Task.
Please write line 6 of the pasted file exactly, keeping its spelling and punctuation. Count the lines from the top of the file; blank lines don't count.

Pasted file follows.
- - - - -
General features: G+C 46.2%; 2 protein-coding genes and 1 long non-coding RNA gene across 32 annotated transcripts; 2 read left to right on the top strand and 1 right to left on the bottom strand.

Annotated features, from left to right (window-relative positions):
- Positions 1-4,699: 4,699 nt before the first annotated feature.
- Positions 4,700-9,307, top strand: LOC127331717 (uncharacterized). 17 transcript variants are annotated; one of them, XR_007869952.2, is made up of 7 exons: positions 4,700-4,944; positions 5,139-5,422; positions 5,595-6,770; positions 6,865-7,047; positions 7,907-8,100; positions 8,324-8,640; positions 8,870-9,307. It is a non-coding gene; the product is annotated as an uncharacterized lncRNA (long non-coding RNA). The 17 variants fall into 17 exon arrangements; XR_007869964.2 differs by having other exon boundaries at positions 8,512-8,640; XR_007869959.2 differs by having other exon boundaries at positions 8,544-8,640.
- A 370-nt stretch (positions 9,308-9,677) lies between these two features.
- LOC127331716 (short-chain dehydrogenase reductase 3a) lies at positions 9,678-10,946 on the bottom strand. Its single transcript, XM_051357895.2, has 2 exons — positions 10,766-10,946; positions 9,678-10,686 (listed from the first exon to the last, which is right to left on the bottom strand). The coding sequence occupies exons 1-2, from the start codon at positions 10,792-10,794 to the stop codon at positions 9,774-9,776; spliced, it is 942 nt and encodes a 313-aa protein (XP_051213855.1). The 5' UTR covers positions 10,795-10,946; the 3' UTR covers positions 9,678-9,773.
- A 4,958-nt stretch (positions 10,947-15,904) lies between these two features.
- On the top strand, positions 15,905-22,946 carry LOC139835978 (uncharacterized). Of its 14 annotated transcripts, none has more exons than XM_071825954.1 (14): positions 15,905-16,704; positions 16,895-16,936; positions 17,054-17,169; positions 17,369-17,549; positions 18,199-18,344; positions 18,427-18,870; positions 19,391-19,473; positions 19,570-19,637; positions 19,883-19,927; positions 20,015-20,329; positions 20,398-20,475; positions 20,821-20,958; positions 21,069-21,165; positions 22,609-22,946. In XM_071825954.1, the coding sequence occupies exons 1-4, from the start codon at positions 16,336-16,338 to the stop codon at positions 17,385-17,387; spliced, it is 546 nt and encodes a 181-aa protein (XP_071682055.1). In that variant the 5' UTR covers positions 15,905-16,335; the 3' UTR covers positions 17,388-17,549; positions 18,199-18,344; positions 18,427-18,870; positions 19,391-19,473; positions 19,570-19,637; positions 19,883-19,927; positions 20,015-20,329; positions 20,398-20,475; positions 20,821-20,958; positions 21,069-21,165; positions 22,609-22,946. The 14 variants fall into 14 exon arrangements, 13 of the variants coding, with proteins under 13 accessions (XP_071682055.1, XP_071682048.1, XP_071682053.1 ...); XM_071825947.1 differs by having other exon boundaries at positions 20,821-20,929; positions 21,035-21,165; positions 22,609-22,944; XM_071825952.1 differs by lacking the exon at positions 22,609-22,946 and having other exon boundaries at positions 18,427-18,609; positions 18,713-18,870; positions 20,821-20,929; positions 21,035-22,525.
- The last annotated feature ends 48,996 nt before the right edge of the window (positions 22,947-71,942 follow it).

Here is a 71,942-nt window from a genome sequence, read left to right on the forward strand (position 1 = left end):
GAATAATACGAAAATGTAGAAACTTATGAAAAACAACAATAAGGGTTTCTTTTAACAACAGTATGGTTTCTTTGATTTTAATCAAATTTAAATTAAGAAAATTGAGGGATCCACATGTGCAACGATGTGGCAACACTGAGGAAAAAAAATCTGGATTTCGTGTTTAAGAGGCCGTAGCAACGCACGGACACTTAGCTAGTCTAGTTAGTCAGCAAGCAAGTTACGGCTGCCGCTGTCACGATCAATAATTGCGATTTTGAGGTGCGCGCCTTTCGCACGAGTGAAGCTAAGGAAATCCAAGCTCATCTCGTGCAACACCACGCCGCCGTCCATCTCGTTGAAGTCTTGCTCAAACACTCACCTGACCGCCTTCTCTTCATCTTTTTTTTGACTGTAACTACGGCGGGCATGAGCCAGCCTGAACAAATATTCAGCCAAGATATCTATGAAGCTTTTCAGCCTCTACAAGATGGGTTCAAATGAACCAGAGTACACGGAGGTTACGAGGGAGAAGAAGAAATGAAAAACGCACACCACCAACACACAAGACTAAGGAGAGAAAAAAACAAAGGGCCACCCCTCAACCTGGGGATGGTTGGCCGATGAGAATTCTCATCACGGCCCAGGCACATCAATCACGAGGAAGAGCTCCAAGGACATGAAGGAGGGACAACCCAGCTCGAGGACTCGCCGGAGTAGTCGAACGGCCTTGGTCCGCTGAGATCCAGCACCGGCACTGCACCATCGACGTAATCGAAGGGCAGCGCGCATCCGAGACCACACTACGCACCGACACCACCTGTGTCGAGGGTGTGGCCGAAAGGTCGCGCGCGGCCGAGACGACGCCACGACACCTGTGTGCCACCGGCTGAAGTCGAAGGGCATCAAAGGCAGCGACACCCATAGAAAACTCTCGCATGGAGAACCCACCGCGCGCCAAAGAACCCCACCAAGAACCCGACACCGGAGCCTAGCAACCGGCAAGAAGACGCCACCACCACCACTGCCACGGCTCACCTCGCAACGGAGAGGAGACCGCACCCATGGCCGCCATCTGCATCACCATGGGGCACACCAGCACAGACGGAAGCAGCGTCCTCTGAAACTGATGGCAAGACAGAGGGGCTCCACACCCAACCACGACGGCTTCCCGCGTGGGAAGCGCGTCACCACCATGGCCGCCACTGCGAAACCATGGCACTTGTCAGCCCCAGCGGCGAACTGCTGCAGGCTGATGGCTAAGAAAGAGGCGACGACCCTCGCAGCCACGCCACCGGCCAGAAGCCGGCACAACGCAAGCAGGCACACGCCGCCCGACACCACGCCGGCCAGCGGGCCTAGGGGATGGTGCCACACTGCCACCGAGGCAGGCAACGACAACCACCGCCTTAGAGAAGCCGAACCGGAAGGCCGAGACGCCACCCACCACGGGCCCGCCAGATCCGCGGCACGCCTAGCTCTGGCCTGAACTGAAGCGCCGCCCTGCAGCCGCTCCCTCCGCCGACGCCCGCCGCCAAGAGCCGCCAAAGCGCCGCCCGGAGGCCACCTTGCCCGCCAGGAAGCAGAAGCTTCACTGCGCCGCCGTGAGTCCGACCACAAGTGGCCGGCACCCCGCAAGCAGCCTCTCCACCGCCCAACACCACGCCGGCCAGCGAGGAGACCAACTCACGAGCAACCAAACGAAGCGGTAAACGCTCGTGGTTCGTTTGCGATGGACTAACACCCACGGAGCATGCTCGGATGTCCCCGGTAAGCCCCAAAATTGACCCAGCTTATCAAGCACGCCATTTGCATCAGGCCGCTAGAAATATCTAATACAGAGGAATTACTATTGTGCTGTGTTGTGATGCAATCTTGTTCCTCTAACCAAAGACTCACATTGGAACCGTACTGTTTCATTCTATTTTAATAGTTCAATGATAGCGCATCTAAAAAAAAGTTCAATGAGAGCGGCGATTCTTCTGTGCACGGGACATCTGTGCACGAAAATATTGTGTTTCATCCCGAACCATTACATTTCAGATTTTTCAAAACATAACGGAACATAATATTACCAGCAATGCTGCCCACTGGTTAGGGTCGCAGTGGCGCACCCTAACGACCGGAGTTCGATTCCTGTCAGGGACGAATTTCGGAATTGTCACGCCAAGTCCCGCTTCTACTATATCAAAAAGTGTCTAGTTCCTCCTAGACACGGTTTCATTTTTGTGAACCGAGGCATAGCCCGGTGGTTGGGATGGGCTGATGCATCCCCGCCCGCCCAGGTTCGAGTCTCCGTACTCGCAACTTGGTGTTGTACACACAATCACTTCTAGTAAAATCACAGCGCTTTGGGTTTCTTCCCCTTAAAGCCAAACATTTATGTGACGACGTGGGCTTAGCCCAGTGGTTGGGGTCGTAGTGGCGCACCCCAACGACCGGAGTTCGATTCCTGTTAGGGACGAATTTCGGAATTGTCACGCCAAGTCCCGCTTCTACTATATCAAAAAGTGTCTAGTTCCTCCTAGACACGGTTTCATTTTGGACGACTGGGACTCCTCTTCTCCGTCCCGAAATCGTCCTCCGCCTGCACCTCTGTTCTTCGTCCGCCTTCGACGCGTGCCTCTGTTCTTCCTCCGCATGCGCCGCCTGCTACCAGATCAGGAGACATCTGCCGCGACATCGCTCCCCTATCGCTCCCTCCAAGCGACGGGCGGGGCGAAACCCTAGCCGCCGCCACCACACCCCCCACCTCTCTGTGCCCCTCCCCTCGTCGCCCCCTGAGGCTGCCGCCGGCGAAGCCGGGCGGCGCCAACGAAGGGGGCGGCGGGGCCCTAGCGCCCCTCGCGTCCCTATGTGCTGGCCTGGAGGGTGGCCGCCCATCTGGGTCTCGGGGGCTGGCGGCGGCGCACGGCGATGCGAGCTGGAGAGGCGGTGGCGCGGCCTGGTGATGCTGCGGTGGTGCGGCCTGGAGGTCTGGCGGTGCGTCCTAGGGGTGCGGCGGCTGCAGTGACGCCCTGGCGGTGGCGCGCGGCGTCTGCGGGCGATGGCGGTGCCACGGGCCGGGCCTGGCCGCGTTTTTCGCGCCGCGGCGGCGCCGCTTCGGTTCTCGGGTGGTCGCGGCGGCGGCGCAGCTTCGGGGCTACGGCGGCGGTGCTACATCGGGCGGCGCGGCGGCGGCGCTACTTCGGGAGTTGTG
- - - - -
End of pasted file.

- LOC127331716 (short-chain dehydrogenase reductase 3a) lies at positions 9,678-10,946 on the bottom strand. Its single transcript, XM_051357895.2, has 2 exons — positions 10,766-10,946; positions 9,678-10,686 (listed from the first exon to the last, which is right to left on the bottom strand). The coding sequence occupies exons 1-2, from the start codon at positions 10,792-10,794 to the stop codon at positions 9,774-9,776; spliced, it is 942 nt and encodes a 313-aa protein (XP_051213855.1). The 5' UTR covers positions 10,795-10,946; the 3' UTR covers positions 9,678-9,773.